Day 6 – Entering Iran

12 May

Breakfast in Mary was a small affair. And deserted.  Thought jam was jelly.  Was refused a second glass of juice. Side stepped the salad and cold “sausages”. Dug out the UK breakfast bars instead.

Managed to leave just after the agreed departure time of 7:30am. We stopped off at a roadside oven to collect some freshly baked bread for our packed lunch. Caroline managed to acquire a wooden marker for the bread.

With air con on, we had a three hour drive to the Iranian border, in our yellow minibus.  Not long out of Mary, our driver was pulled over by the traffic police (Pygg) for speeding.  50km/h in a 40 zone! Funnily enough, it was only a 40 zone immediately around the pygg. He opted for the quick payment method and was back in the bus in less than 2 minutes.  Bet that wasn’t recorded anywhere. We were stopped a further twice, we think because we were in a yellow minibus – a very unusual colour – or it could be because the police are bored.

The three hours became 4.5 hours and we arrived at the border during the Turkmen lunch time.  We waited for 1 hour and 20 minutes until they’d decided to come back to work, despite the fact that they are supposed to stagger their lunches to remain open at all times. The young guards were chatty with their very limited English. Obviously interested though and not at all intimating.

We waved goodbye to Maksat and took a small bus across the large no man’s land. With lots of trucks coming the other way it was difficult to cross the single track bridge to enter Iran. The flags in the middle indicated we were on Iranian territory and a very disinterested guard was busy finishing his lunch as he waved us through.

Inside the passenger hall we met our new guide – Mashaneh – a woman dressed in dark navy, who had studied English and was good, but didn’t understand everything we said.

As we changed our watches back half an hour to the Iranian time zone, the American, Carolyn, was led off to a separate room. She had her fingerprints taken but was safely back with us shortly. Passport control people were on their lunch so it took another hour or so to get through with our passports stamped.  We headed into the next area – literally 5m from where we had been sitting – and asked to sit down again.

This was a customs check, and a man in a checked shirt with a limp asked us to open our bags so that he could have a good rummage around. He lost interest in my bag quickly, thankfully. Think he was more interested in finding alcohol and drugs. Carolyn had previously passed the last of the vodka to Maksat. She said.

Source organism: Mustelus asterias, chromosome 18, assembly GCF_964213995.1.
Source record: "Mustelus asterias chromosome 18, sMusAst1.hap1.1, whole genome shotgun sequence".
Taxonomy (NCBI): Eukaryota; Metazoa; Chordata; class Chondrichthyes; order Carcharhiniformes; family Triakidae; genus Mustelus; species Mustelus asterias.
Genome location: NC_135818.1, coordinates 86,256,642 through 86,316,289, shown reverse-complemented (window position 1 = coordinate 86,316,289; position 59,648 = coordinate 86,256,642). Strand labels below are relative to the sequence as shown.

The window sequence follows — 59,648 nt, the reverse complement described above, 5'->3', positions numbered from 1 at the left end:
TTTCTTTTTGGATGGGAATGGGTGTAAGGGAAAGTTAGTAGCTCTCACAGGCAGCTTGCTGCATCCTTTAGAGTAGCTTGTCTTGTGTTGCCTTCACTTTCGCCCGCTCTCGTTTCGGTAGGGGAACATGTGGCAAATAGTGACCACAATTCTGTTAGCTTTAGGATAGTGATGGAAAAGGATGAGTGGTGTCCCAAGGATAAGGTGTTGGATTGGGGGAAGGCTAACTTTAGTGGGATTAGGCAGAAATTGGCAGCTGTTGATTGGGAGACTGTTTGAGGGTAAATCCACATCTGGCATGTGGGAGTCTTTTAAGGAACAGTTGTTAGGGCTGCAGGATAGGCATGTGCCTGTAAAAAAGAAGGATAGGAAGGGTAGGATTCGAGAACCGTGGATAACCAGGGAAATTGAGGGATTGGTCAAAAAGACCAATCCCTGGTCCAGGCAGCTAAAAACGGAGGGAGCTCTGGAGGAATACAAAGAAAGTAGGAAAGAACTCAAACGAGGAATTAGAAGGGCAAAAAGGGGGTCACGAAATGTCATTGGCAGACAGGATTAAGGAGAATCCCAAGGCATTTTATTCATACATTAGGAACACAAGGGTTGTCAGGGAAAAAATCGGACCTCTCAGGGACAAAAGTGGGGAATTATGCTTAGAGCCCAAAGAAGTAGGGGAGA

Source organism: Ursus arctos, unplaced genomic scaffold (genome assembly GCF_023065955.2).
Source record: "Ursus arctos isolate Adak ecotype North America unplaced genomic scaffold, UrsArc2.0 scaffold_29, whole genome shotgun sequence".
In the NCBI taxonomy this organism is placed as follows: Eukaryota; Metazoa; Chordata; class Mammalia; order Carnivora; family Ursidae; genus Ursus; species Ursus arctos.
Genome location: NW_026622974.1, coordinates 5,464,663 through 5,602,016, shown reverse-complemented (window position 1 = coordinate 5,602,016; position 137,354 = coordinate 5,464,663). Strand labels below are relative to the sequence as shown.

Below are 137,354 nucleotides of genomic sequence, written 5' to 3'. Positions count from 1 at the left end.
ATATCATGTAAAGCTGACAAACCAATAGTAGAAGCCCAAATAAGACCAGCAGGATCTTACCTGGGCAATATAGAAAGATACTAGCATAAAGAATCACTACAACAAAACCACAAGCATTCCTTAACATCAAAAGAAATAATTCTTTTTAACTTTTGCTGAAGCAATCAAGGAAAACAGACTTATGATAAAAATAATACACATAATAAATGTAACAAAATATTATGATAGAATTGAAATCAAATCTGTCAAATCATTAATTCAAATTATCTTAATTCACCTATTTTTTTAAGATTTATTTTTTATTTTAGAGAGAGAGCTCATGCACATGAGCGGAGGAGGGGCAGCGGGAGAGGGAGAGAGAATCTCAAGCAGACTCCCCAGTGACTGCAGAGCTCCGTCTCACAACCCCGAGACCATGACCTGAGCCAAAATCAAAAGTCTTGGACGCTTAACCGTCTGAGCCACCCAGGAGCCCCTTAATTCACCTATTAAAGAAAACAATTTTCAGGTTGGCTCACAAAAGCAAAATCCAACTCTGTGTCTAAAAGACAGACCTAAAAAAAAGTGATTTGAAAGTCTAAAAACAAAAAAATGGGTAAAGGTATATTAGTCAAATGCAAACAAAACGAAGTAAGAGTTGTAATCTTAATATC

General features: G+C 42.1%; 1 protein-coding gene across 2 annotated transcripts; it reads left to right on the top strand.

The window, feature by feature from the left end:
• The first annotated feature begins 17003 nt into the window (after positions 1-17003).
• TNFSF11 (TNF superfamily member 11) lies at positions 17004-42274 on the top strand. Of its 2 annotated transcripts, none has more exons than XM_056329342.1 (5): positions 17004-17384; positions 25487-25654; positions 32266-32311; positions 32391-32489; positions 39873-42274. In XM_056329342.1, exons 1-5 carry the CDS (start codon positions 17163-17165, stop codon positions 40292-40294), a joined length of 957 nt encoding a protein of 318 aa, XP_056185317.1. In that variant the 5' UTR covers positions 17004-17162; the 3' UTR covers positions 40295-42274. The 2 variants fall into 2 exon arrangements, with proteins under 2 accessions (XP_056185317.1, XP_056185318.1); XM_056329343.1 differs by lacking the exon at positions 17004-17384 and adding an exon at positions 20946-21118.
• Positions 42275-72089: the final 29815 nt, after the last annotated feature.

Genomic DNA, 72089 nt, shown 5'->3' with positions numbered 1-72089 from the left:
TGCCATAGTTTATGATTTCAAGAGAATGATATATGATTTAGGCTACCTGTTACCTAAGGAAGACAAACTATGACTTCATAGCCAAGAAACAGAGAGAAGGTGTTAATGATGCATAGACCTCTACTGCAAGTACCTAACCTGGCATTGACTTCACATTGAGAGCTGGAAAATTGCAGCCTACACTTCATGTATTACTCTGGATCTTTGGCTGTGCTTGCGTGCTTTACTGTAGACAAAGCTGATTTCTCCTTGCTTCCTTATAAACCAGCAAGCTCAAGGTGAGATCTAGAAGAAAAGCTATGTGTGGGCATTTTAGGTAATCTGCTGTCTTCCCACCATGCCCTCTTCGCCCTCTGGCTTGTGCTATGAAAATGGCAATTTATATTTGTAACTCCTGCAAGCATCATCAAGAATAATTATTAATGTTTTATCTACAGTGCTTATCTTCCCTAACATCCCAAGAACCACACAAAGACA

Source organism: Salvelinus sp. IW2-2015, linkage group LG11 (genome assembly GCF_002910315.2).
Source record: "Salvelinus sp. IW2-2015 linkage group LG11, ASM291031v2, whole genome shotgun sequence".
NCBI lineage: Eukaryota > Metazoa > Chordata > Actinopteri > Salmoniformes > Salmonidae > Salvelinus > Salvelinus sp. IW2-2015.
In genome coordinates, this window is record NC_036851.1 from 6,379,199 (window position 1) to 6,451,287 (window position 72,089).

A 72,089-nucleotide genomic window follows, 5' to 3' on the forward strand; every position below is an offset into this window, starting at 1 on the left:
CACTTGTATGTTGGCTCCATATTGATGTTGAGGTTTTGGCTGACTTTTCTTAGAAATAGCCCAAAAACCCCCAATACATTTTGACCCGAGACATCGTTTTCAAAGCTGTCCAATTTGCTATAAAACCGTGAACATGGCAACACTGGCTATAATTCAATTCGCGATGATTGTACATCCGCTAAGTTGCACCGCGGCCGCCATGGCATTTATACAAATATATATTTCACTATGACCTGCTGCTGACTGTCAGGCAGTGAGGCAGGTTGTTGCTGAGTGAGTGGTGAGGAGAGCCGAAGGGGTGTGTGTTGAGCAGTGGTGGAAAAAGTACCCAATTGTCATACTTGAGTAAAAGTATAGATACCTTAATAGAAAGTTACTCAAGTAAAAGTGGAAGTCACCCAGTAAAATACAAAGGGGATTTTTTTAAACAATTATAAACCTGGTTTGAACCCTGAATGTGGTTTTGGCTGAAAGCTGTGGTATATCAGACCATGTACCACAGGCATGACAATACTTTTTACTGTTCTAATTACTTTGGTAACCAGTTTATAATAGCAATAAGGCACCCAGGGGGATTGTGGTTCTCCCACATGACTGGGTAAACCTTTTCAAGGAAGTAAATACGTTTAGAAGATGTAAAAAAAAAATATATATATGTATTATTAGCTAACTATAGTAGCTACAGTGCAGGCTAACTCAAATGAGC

When they were satisfied, we headed out to another bus to take us to Mashhad. First though we had to persuade the guide that we had already eaten our packed lunches and we didn’t need any more food. We think she’d been there for many hours and was probably starving, so she stopped off at a local restaurant and brought back some kebabs and rice in takeaway containers. Enough for everyone to sample and then some. Despite many hints to stop and eat, Max persuaded her that time was important, so we drove on, with the food being distributed enroute. It is difficult to pour coke in a moving vehicle.

After about an hour on a smooth road surface, and constant talking from the guide, we arrived at Robat-e-Sharaf an ancient caravanserais on the Silk Road  – a place for the camel and horse caravans to stay the night before moving on.  It was therefore a place to exchange goods and news. Kings traveled to Mecca and back using these overnight stopping points. This one was special in many ways.

A Professor from Mashhad University and his students were hands on in the reconstruction of the site. As an expert, it was an honour to have him explain many of the important aspects of the site and about his approach to restoring where possible, but not guessing and restoring where the details were not known.

We took lots of photos and signed the guest book before having a group photo.

The farmers in the group started to investigate the green crops in the neighbouring fields.  I learnt a lot about farming. And also that Lamborghini make tractors. And that the “DB” in the Aston Martin brand means “David Brown” who also made tractors. Who knew?

Back on the road, more Iranian facts were discussed, whilst I tried to stay awake.

Just before arriving in Mashhad, a lightning storm loomed overhead. No thunder. Weird.

By this time it was 8pm and we headed straight for a local central bazaar. We walked through the two corridors for 1.5km with most people ignoring us.  Those that didn’t were trying to sell us stuff. William was unsuccessfully looking for a pair of socks to use tomorrow. We got sidetracked with all the different spices, sweets and nuts on offer. Coconut jellies weren’t so popular.

Unfortunately the bank was closed so we couldn’t change money.

We did head to a local restaurant that had lots of locals eating at plastic covered tables. Being late at night, most of us stayed safe with only soup – barley, milk and mushroom soup with a chicken stock.  Some tried the non alcoholic “malt” which came in original, apple or lemon flavours. The tablecloths were just lots of layers of plastic which were whipped away with all the contents inside at the end of the meal. Didn’t finish until 10:30pm!

We headed to the 5 star Pardisan hotel and I collapsed in a heap – after discovering that WhatsApp works and BBC doesn’t. The”World Service” radio turned out to be the Iranian English version and I feel asleep to the strains of patriotic fervour.

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